Monday, August 24, 2009 view on McDonalds' 365black site

So anyways, I found this FriendFeed thread from Zee.

It’s true. McDonalds has a website for black people.

The thread links to a TheNextWeb post that discusses, a McDonalds site targeted to African-Americans. Here's part of what said:

Look, I’m not black, so maybe I have no right to be offended. But this does offend me. It offends me because it shoots straight at the heart of cultural diversity, something which by now, we should all be celebrating because its part of every single country on this planet.

To create a site supposedly to celebrate African American culture and call it something like 365Black?? I’m lost for words.

Pardon my french, but lets not bullshit around, this is of course merely a way to target racial minorities. Companies do it the world over. But couldn’t the website have just been a diversity website saying they support all different kinds of cultures, races, charities and organizations?

If you turn to the FriendFeed thread, another reason for the outrage was expressed.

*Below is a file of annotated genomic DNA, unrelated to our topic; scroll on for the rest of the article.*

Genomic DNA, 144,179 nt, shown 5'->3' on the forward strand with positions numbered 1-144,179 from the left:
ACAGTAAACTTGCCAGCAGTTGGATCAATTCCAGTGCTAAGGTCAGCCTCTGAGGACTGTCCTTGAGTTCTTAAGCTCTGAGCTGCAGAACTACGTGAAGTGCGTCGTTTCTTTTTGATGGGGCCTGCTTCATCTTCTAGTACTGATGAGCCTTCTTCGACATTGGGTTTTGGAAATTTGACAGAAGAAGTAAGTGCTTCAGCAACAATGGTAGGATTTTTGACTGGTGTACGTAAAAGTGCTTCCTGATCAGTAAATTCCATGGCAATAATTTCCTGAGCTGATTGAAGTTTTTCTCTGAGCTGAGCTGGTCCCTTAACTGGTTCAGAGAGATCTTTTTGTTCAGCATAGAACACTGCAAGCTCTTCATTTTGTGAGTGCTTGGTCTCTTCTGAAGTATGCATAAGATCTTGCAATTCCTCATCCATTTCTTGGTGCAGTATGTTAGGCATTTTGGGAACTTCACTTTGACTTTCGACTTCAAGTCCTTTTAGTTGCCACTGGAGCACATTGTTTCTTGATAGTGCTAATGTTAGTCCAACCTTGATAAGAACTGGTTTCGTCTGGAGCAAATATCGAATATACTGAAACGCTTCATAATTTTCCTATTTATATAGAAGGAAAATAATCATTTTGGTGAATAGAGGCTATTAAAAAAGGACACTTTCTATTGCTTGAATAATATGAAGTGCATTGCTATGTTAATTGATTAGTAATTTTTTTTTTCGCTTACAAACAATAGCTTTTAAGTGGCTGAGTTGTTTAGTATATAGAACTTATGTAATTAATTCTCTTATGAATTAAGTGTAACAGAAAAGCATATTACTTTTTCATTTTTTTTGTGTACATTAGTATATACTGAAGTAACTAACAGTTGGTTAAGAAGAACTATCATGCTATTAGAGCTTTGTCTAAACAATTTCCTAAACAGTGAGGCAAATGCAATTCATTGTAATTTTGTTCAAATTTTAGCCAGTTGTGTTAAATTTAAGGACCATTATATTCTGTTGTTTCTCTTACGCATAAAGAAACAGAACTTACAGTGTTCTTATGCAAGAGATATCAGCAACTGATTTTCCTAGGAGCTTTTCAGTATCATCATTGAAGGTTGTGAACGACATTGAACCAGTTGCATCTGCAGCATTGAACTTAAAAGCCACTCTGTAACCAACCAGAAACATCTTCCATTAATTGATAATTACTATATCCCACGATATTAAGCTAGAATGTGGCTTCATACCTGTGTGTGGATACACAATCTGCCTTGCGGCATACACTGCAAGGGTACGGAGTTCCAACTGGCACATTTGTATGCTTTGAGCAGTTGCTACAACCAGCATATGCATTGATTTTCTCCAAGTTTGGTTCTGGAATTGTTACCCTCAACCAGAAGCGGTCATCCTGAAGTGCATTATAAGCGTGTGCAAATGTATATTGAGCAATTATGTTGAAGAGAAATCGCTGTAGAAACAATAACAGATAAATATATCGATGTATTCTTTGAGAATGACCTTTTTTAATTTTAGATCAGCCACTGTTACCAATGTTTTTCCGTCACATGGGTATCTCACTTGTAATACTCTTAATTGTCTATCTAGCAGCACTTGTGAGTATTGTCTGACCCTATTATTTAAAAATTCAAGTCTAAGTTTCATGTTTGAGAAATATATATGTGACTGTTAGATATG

I suppose that's true, but I still dislike when communities are targeted for stuff that's unhealthy or unfair, like fast food, "payday" check cashing, and malt liquor. Call me old-fashioned. (edit: Actually, malt liquor probably doesn't qualify) - Richard Walker

I'm going to ignore the "supersize me" angle on this, and concentrate on the issue of targeting one specific racial group (actually, three, since they also have an Asian-targeting web site and another site called So I introduced this comment into the FriendFeed thread:

...are we going to be enraged when companies target...teenagers?

Zee's response:

that is completely different John...and i'm hoping you know it

I then poked around on the site and looked at the partners, which include the Thurgood Marshall College Fund,, and Vibe.

But as I continued to read, I found this article at Re:Generator that wasn't all that hot on the partners. Underneath a picture of Ronald McDonald in which Ronald just happens to have his right hand raised upward, and after another attack on the healthiness of the food, Re:Generator said the following about the sponsors: